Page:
• Exchange rates as of June 6, 2002 9.7 Pesos/$ Mexico 1,444,063.1 Liras/$ Turkey 0.68 Pounds/$ U.K. 31.4 Rubles/$ Russia 1.06 Euro/$ Euro exchange rate country 9.8 Rand/$ South Africa 124.3 Yen/$ Japan
  • The real exchange rate
    • = real exchange rate, the relative price of domestic goods in terms of foreign goods
    • (e.g. Japanese Big Macs per U.S. Big Mac)
    ε the lowercase Greek letter epsilon
  • Understanding the units of ε ε
    • one good: Big Mac
    • price in Japan: P* = 200 Yen
    • price in USA: P = $2.50
    • nominal exchange rate e = 120 Yen/$
    ~ McZample ~ To buy a U.S. Big Mac, someone from Japan would have to pay an amount that could buy 1.5 Japanese Big Macs. ε
  • ε in the real world & our model
    • In the real world: We can think of ε as the relative price of a basket of domestic goods in terms of a basket of foreign goods
    • In our macro model: There’s just one good, “output.” So ε is the relative price of one country’s output in terms of the other country’s output
  • How NX depends on ε
    •  ε  U.S. goods become more expensive relative to foreign goods
    •   EX ,  IM
    •   NX
  • U.S. Net Exports and the Real Exchange Rate, 1975-2002
  • The net exports function
    • The net exports function reflects this inverse relationship between NX and ε :
    • NX = NX ( ε )
  • The NX curve for the U.S. 0 NX ε NX ( ε ) ε 1 When ε is relatively low, U.S. goods are relatively inexpensive NX ( ε 1 ) so U.S. net exports will be high
  • The NX curve for the U.S. 0 NX ε NX ( ε ) ε 2 At high enough values of ε , U.S. goods become so expensive that NX ( ε 2 ) we export less than we import
  • How ε is determined
    • The accounting identity says NX = S  I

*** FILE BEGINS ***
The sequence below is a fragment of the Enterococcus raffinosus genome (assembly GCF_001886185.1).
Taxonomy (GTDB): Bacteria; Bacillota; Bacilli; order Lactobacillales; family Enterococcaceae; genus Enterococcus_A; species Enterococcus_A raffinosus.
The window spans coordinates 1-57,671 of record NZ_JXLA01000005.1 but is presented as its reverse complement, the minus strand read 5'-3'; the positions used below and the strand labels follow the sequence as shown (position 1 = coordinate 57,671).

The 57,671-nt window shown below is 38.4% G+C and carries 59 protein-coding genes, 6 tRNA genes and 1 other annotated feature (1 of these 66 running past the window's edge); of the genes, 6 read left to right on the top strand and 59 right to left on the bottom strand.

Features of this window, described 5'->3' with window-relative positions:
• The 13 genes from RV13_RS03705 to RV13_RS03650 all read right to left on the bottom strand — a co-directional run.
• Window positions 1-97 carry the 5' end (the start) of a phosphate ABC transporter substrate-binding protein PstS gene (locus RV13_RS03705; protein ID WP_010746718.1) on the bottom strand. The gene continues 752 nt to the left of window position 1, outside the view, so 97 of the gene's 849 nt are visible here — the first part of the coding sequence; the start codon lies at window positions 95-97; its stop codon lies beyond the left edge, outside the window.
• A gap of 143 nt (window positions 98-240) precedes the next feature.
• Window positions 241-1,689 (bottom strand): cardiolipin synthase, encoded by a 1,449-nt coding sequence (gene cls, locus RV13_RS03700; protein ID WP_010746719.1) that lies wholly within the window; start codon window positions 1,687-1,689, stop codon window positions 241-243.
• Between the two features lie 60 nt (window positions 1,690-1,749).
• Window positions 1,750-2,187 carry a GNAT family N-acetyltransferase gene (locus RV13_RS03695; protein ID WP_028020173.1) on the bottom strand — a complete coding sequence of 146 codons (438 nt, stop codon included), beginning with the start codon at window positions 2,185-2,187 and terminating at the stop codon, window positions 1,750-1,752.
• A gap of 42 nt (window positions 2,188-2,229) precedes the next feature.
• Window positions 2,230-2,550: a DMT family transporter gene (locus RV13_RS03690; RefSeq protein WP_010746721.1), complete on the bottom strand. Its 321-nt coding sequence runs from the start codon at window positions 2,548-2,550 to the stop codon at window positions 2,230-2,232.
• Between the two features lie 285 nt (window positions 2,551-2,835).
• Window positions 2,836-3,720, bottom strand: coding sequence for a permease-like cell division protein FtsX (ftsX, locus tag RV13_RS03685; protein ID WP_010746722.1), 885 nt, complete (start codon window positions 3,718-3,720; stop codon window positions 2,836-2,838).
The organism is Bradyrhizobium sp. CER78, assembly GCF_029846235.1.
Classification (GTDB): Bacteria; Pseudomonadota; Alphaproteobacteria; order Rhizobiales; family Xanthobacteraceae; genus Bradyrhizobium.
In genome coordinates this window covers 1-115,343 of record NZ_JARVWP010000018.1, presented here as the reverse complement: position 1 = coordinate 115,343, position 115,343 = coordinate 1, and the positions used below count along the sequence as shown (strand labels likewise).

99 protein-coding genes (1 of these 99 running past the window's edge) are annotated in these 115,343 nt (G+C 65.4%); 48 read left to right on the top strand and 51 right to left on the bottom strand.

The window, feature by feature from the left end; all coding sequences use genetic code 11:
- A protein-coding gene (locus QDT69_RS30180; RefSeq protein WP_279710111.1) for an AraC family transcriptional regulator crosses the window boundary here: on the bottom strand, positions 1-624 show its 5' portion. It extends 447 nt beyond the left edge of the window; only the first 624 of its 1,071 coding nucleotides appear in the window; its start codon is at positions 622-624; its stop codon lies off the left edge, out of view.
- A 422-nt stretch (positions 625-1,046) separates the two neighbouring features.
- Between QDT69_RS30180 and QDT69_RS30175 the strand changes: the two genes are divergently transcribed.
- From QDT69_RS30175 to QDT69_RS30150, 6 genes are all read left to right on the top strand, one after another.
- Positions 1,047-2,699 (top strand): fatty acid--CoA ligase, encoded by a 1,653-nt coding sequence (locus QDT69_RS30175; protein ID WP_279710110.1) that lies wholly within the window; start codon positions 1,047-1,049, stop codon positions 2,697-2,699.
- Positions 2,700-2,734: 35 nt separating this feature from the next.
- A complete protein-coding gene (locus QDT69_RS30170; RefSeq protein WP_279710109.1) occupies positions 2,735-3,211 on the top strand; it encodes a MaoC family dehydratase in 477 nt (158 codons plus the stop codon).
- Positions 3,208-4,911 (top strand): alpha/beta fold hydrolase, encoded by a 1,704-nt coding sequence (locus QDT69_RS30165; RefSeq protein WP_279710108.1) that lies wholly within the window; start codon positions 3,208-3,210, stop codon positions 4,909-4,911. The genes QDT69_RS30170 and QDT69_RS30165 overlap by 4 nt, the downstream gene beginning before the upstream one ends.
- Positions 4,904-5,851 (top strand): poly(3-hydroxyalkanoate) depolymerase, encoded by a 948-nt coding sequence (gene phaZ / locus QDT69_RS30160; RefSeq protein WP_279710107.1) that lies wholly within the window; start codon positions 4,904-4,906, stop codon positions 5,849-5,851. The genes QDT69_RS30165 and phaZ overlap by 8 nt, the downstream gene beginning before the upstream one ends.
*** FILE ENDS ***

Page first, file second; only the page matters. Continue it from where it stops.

• We saw earlier how S  I is determined:
      • S depends on domestic factors (output, fiscal policy variables, etc)
      • I is determined by the world interest rate r *
    • So, ε must adjust to ensure
  • How ε is determined
    • Neither S nor I depend on ε , so the net capital outflow curve is vertical.
    ε adjusts to equate NX with net capital outflow, S  I . ε 1 NX 1 ε NX NX ( ε )
  • Interpretation: supply and demand in the foreign exchange market
    • demand:
    • Foreigners need dollars to buy U.S. net exports.
    supply: The net capital outflow ( S  I ) is the supply of dollars to be invested abroad. ε 1 NX 1 ε NX NX ( ε )
  • Four experiments
    • 1. Fiscal policy at home
    • 2. Fiscal policy abroad
    • 3. An increase in investment demand
    • 4. Trade policy to restrict imports
  • 1. Fiscal policy at home
    • A fiscal expansion reduces national saving, net capital outflows, and the supply of dollars in the foreign exchange market…
    … causing the real exchange rate to rise and NX to fall. ε NX NX ( ε ) ε 1 NX 1 NX 2 ε 2
  • 2. Fiscal policy abroad
    • An increase in r* reduces investment, increasing net capital outflows and the supply of dollars in the foreign exchange market…
    … causing the real exchange rate to fall and NX to rise. ε NX NX ( ε ) NX 1 ε 1 ε 2 NX 2
  • 3. An increase in investment demand
    • An increase in investment reduces net capital outflows and the supply of dollars in the foreign exchange market…
    … causing the real exchange rate to rise and NX to fall. ε NX NX ( ε ) ε 1 NX 1 NX 2 ε 2
  • 4. Trade policy to restrict imports
    • At any given value of ε , an import quota
    •  IM  NX
    •  demand for dollars shifts right
    Trade policy doesn’t affect S or I , so capital flows and the supply of dollars remains fixed. ε NX NX ( ε ) 1 NX 1 ε 1 NX ( ε ) 2 ε 2
  • 4. Trade policy to restrict imports Results:  ε  > 0 (demand increase)  NX = 0 (supply fixed)  IM < 0 (policy)  EX < 0 (rise in ε ) ε NX NX ( ε ) 1 NX 1 ε 1 NX ( ε ) 2 ε 2
  • The Determinants of the Nominal Exchange Rate
    • Start with the expression for the real exchange rate:
    • Solve it for the nominal exchange rate:
  • The Determinants of the Nominal Exchange Rate
    • So e depends on the real exchange rate and the price levels at home and abroad…
    • … and we know how each of them is determined:
  • The Determinants of the Nominal Exchange Rate
    • We can rewrite this equation in terms of growth rates ( see “ arithmetic tricks for working with percentage changes, ” Chap 2 ) :